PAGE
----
2000 ALL SCR 295
SUPREME COURT OF INDIA
S.P. Bharucha J.Y K Sabharwal J.
JAGDAMBA PRASAD SHUKLA Vs. STATE OF U.P. & ORS.
Civil Appeal No. 4734 of 2000 (arising out of S.L.P. (Civil) No. 13718 of 1998)
22nd August 2000
Cases Cited :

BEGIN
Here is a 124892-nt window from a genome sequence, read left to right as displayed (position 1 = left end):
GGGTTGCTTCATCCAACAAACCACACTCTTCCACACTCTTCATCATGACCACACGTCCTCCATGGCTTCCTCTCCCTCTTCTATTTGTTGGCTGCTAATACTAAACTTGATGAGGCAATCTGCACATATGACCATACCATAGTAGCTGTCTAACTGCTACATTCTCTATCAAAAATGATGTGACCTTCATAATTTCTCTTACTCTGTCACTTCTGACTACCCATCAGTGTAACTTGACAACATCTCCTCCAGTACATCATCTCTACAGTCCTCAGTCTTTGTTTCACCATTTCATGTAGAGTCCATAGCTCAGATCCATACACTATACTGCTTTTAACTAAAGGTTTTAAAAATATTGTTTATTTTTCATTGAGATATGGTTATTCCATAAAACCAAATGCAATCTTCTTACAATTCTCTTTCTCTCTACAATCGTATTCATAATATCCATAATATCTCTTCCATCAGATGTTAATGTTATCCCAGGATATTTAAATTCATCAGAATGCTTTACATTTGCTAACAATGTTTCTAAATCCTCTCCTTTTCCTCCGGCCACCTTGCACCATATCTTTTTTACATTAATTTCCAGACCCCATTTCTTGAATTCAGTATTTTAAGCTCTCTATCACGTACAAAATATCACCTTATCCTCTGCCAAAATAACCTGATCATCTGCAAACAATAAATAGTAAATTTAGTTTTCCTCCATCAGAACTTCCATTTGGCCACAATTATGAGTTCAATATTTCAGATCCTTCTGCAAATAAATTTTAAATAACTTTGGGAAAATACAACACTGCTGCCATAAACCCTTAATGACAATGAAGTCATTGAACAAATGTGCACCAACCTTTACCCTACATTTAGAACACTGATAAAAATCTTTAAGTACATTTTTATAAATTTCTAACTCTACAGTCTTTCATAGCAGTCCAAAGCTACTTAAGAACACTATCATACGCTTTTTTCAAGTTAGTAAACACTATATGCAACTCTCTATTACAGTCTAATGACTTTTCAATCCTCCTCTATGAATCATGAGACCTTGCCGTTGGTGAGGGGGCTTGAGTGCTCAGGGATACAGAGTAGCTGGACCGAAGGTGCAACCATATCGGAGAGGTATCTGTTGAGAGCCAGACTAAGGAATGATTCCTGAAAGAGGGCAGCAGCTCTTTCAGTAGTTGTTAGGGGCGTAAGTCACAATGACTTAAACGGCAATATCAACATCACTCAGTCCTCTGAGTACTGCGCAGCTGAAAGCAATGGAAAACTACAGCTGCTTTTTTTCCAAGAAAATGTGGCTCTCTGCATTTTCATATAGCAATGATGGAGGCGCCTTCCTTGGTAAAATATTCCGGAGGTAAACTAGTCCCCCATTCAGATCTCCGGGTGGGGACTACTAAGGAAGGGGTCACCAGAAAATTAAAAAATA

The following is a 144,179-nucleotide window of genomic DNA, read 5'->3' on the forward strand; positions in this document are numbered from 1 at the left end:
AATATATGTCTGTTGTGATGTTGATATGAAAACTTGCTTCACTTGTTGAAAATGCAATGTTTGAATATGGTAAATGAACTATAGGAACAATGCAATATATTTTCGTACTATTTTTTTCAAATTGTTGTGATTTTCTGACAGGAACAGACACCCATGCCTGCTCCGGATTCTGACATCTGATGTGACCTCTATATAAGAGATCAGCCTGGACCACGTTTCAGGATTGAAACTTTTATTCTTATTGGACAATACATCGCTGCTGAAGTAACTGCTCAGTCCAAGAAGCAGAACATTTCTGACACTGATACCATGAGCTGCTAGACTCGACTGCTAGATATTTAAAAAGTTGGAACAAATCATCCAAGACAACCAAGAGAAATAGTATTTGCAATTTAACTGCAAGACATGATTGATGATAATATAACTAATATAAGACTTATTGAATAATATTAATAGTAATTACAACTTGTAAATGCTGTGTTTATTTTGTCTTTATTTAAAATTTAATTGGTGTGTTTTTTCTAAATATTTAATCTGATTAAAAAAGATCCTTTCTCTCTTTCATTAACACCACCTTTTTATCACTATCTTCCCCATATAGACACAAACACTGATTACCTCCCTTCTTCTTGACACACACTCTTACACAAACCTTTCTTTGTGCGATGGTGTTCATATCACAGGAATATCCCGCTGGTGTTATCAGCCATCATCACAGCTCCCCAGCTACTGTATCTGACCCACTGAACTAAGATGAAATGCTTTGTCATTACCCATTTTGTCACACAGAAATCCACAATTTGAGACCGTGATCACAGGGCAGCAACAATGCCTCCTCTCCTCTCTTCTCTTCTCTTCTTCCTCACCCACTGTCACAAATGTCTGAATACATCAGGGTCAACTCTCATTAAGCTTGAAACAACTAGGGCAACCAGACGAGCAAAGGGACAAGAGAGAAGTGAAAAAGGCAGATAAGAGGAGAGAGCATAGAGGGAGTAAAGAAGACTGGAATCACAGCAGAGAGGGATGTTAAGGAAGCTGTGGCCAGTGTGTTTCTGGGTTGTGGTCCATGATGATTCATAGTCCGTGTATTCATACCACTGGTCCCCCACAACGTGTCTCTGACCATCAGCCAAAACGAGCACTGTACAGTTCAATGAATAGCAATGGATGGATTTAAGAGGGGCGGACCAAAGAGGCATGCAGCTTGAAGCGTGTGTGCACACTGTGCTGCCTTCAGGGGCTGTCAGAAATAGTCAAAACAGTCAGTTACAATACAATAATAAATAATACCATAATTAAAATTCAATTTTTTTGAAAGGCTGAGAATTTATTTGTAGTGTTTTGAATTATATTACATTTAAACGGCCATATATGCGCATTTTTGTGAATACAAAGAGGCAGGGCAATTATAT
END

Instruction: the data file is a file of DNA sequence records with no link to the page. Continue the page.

Y.K.SABHARWAL,J.:- Delay condoned. Leave granted.2. The appellant while holding the post of a Sub Inspector was placed under suspension by an order dated 1st June, 1977 and was transferred to Gorakhpur by an order dated 4th August, 1977 in order to face disciplinary proceedings. The appellant did not participate in the disciplinary proceedings allegedly on account of illness and being confined for medical treatment at Kanpur and also on account of financial crunch for non-payment of subsistence allowance. The appellant was served with a show cause notice dated 29th December, 1978 proposing punishment of removal from service. In reply thereto, appellant raised several objections indicating irregularities in conduct of departmental proceedings. The Deputy Inspector General of Police by an order dated 11th February, 1979 directed removal of the appellant from service. After being unsuccessful in departmental appeal and even in a claim petition filed before U.P.Public Service Tribunal, the appellant challenged his order of removal in a writ petition filed in the High Court.3. The only contention pressed on behalf of the appellant before the High Court was that on account of non-payment of subsistence allowance, right from the date of suspension till his removal, he could not participate in the departmental enquiry and, therefore, the proceedings of the said enquiry stood vitiated for denial of grant of reasonable opportunity to him to appear in departmental enquiry. It was rejected by the High Court. The two reasons given by the High Court for rejecting the contention are:-(i) to receive subsistence allowance, the appellant was required to furnish a certificate stating that he is not engaged in any other employment, business, profession or vocation, which was not furnished; and (ii) the appellant had not taken a ground either in the claim petition or in the writ petition that he could not participate in the enquiry because of financial crunch.4. In this appeal also, the only contention urged on behalf of the appellant is the denial of reasonable opportunity in the departmental enquiry. It is contended that on account of financial crunch created by respondents by non-payment of subsistence allowance from date of the suspension till removal, the appellant could not travel to Gorakhpur and participate in the proceedings of departmental enquiry.5. Learned counsel for the respondents did not dispute the factual position that the subsistence allowance as urged on behalf of the appellant was not paid to him. The justification offered by the respondents for not paying the subsistence allowance is that the applicant had not furnished the address where the amount was to be sent and had also not given the requisite certificate indicating that he was not employed else during the period of suspension.6. It is evident from the record that the High Court is not right in observing that ground sought to be urged was not taken in the claim petition or in the writ petition. In fact, the High Court in the latter part of the judgment observes that `for the first time, the petitioner has taken the ground in this writ petition that he could not attend the departmental proceedings due to financial crunch as he was not paid his subsistence allowance.' A perusal of the record shows that the contention urged before the High Court and again before us, was also raised before the U.P.Public Service Tribunal and even earlier before the authorities. The U.P. Public Service Tribunal considered it and on the facts of the case, the Tribunal held that `Therefore, those rulings where person was unable to attend the enquiry for non-payment of subsistence allowance, resulting in enquiry being vitiated will not be applicable.' Apart from it, in reply dated 22nd January, 1979 sent to show cause notice, the appellant specifically stated that he has not been paid his pay and suspension allowance which cannot be withheld and as such how could he be expected to reach Gorakhpur or elsewhere due to shortage of funds. He further stated that `the applicant has requested a number of times for drawing his pay and suspension allowance, but the same could not be drawn and sent to applicant which was a serious handicap to appear anywhere even if he so preferred during illness and even against the recommendations of his medical attendant.' The request of the appellant for payment of subsistence allowance is also contained in his letter dated 31st March, 1978 sent to Superintendent of Police, Railways, Gorakhpur Section, Gorakhpur. The said letter also contains the address of the appellant. The address of the appellant is in fact contained on various communications sent by him to the respondents. It is curious that the respondents could serve all other communications including the show cause notice to the appellant but in so far as payment of subsistence allowance is concerned, the plea taken is that the appellant did not intimate his address and, therefore, the amount could not be sent. Thus, it is evident that despite repeated requests, the subsistence allowance was not paid to the appellant from the date of suspension till removal. It is also evident that the appellant had expressed difficulty to reach place of enquiry due to shortage of funds.7. Reverting now to the other reason which prevailed with the High Court, namely, the appellant having not furnished a certificate stating that he is not engaged in any other employment, business, profession or vocation and having thus not complied with Rule 53(2) of the Financial Hand Book, it may be noticed that at no stage, the appellant was told that he had to furnish such a certificate, and that he could not be paid subsistence allowance without it. It was not the case of the respondents that in response to the appellant's request for payment of subsistence allowance, he was asked to furnish such a certificate and since he did not furnish it, the amount of subsistence allowance was not paid to him. Therefore, the second reason for rejecting the appellant's contention for non- payment of subsistence allowance also does not deserve to be sustained.8. The payment of subsistence allowance, in accordance with the Rules, to an employee under suspension is not a bounty. It is a right. An employee is entitled to be paid the subsistence allowance. No justifiable ground has been made out for non-payment of the subsistence allowance all through the period of suspension i.e. from suspension till removal. One of the reasons for not appearing in enquiry as intimated to the authorities was the financial crunch on account of non-payment of subsistence allowance and the other was the illness of the appellant. The appellant in reply to show cause notice stated that even if he was to appear in enquiry against medical advice, he was unable to appear for want of funds on account of non-payment of subsistence allowance. It is a clear case of breach of principles of natural justice on account of the denial of reasonable opportunity to the appellant to defend himself in the departmental enquiry. Thus, the departmental enquiry and the consequent order of removal from service are quashed.9. In view of the aforesaid, the impugned judgment of the High Court is set aside and the appeal is allowed with costs.